11. ^ Nat Segaloff, Final Cuts: The Last Films of 50 Great Directors, Bear Manor Media 2013 p 281-283
  12. ^ "She Baths in Bubbly – At £500 a Time". The Mirror. Vol. 35, no. 1766. Western Australia. 2 April 1955. p. 3. Retrieved 3 May 2023 – via National Library of Australia.
  13. ^ Martina Müller, Werner Dütsch: Lola Montez – Eine Filmgeschichte. In: Stefan Drößler (ed.): Lola Montez. Filmmuseum München, München 2002, p. 6.
  14. ^ Chapman, J. (2022). The Money Behind the Screen: A History of British Film Finance, 1945-1985. Edinburgh University Press p 359
  15. ^ "Outdoor roles for Van and Martine". The Australian Women's Weekly. Vol. 24, no. 32. Australia, Australia. 9 January 1957. p. 26. Retrieved 3 May 2023 – via National Library of Australia.
  16. ^ "Martine Carol". The Australian Women's Weekly. Vol. 25, no. 20. Australia, Australia. 23 October 1957. p. 57. Retrieved 3 May 2023 – via National Library of Australia.
  17. ^ Merrick, James W. (August 10, 1958). "Heartier Horse Opera Heroines". The New York Times. p. X5.
  18. ^ "Martine Has All Clothes in This Role". Los Angeles Times. 27 December 1965. p. D17.
  19. ^ David Wynne-Morgan. London Life. July 30, 1966. Pages 10, 12
  20. ^ "Martine Carol, French Actress – Screen Star Who Appeared in Over 40 Films Dies". The New York Times. 7 February 1967. p. 39. Retrieved May 3, 2023.
  21. ^ "Hell Is Empty". Monthly Film Bulletin. Vol. 37, no. 432. London. January 1, 1970. p. 226.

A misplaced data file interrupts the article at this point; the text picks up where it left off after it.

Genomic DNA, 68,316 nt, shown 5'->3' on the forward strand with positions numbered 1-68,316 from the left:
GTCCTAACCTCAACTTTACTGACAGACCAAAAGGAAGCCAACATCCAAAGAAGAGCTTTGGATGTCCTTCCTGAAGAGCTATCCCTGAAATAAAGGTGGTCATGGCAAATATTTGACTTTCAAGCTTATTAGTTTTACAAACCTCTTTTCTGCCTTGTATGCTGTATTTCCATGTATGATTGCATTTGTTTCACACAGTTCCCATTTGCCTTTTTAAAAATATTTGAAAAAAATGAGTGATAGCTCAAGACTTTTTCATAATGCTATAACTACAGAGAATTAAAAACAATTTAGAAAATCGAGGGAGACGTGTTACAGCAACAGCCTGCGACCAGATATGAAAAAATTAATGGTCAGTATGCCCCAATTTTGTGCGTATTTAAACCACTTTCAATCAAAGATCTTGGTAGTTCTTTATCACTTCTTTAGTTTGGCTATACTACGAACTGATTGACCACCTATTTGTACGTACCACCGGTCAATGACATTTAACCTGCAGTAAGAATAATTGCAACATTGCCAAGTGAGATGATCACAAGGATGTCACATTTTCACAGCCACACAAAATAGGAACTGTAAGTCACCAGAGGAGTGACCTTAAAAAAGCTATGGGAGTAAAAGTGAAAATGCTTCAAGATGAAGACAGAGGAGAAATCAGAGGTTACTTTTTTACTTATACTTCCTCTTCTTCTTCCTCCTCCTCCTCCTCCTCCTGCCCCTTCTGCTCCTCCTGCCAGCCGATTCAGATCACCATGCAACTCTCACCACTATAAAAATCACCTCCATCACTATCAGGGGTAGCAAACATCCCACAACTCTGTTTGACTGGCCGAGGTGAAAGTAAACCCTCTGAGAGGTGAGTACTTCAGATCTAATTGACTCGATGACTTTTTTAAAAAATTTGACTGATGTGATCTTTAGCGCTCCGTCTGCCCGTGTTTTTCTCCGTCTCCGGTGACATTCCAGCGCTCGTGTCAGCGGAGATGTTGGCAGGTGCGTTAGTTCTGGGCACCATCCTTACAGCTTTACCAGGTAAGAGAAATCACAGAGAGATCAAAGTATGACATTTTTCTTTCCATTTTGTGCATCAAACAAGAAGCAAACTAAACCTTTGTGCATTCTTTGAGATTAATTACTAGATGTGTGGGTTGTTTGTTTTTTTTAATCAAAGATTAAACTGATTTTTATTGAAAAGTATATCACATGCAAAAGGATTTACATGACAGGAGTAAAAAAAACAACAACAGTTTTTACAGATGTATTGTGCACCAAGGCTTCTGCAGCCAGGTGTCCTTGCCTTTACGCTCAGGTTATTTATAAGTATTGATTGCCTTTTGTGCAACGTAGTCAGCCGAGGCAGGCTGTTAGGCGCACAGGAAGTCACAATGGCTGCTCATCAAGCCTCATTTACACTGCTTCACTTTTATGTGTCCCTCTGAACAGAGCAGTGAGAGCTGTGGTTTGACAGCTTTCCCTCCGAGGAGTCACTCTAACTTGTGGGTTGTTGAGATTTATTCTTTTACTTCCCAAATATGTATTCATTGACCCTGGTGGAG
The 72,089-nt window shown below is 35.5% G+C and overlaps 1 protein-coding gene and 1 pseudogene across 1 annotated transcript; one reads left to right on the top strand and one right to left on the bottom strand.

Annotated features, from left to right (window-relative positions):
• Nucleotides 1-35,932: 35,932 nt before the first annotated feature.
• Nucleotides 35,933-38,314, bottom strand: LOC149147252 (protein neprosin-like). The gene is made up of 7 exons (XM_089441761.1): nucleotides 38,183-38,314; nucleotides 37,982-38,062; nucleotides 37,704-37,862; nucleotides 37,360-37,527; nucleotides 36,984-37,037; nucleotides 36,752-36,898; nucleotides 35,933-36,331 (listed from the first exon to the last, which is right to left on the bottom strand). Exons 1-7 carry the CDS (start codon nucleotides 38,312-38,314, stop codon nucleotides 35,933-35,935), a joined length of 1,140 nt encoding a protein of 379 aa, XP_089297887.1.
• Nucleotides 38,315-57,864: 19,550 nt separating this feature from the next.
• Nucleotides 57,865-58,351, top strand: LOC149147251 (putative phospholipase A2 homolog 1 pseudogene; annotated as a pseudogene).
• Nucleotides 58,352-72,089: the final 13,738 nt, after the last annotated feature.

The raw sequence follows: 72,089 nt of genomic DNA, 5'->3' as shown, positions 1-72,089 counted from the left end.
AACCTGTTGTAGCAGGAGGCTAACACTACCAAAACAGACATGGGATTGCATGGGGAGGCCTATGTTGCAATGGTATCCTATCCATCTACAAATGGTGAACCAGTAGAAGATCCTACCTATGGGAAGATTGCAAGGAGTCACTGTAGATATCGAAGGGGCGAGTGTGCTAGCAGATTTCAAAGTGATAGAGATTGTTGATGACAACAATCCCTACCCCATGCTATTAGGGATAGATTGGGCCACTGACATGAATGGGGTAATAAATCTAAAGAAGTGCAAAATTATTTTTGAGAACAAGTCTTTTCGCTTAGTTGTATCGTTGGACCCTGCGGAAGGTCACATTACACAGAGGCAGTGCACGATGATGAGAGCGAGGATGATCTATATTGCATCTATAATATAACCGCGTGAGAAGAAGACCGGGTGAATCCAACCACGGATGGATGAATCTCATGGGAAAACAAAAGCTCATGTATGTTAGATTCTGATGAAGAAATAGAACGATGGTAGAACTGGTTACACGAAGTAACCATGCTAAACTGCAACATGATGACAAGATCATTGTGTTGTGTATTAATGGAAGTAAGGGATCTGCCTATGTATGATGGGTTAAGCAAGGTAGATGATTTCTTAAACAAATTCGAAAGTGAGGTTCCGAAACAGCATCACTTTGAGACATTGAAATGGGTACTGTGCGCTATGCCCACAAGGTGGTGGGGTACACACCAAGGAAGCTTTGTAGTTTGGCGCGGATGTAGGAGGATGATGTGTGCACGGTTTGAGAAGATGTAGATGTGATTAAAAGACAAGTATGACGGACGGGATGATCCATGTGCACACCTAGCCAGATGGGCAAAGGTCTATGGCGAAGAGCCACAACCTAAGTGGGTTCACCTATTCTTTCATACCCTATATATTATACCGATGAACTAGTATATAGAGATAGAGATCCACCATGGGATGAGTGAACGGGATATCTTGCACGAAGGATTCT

22. ^ a b c Mann, Roderick (June 5, 1966). "Martine: 'I've Always Had Trouble with Men'". The Miami Herald. Florida, Miami. The London Express. p. 3 H. Retrieved January 19, 2020 – via Newspapers.com.
  23. ^ "Martine Carol Dies". The Canberra Times. Vol. 41, no. 11, 606. Australian Capital Territory, Australia. 7 February 1967. p. 1. Retrieved 3 May 2023 – via National Library of Australia.
  24. ^ "Grave plundered". The Canberra Times. Vol. 41, no. 11, 622. Australian Capital Territory, Australia. 25 February 1967. p. 1. Retrieved 3 May 2023 – via National Library of Australia.
Martine Carol's grave at the cimetière du Grand Jas in Cannes
  • Chapuy, Arnaud (2001). Martine Carol filmée par Christian-Jaque : un phénomène du cinéma populaire. Paris: L'Harmattan.


  • Debot, Georges (1979). Martine Carol ou la vie de Martine chérie. Préface de Mary Marquet. Paris: France-Empire.
  • Cohen, André-Charles (1986). Martine chérie. Collection photographique de Jean-Charles Sabria. Préface de Cécil Saint-Laurent. Paris: Ramsay.

External links[edit]